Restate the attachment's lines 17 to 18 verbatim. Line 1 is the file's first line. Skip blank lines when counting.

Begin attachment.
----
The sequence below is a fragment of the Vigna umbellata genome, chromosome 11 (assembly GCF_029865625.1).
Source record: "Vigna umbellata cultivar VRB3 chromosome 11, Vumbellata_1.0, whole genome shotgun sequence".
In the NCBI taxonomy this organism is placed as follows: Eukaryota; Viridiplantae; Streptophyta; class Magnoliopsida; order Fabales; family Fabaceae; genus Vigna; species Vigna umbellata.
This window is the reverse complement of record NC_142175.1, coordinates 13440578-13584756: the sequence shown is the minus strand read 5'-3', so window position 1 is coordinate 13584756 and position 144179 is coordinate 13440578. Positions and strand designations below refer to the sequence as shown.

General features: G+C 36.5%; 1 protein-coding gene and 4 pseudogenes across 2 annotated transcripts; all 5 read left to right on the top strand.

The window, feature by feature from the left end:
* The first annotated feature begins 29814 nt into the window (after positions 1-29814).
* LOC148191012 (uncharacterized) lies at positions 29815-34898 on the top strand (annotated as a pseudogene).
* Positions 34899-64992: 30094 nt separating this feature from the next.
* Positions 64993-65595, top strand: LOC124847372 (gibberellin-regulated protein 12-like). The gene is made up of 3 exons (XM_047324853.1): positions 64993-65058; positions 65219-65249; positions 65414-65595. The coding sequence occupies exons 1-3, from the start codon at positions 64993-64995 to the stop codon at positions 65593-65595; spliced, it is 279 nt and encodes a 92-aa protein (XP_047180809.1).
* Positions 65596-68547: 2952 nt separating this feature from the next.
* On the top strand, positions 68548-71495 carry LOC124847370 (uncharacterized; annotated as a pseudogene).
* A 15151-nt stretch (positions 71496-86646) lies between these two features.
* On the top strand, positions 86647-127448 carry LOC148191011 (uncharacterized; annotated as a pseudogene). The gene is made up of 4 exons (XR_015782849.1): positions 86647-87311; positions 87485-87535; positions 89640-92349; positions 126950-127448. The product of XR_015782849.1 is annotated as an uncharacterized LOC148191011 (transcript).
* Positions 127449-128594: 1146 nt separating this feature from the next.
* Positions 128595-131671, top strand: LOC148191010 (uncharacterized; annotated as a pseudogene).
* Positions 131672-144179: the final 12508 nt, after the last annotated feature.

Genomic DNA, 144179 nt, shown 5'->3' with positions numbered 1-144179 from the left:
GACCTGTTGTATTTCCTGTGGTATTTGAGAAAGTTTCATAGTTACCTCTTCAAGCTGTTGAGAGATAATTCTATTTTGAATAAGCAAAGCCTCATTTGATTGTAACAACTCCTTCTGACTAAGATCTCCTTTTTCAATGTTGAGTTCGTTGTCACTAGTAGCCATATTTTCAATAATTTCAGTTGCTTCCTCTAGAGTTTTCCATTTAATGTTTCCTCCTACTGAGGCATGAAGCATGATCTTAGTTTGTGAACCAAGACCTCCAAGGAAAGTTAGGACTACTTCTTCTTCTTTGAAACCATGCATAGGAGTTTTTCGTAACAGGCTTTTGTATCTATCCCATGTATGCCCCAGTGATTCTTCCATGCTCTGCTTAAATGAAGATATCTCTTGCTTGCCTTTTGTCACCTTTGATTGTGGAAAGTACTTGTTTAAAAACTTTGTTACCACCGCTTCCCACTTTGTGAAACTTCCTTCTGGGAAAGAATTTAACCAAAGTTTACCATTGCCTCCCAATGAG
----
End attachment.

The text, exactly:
* Positions 131672-144179: the final 12508 nt, after the last annotated feature.

Genomic DNA, 144179 nt, shown 5'->3' with positions numbered 1-144179 from the left: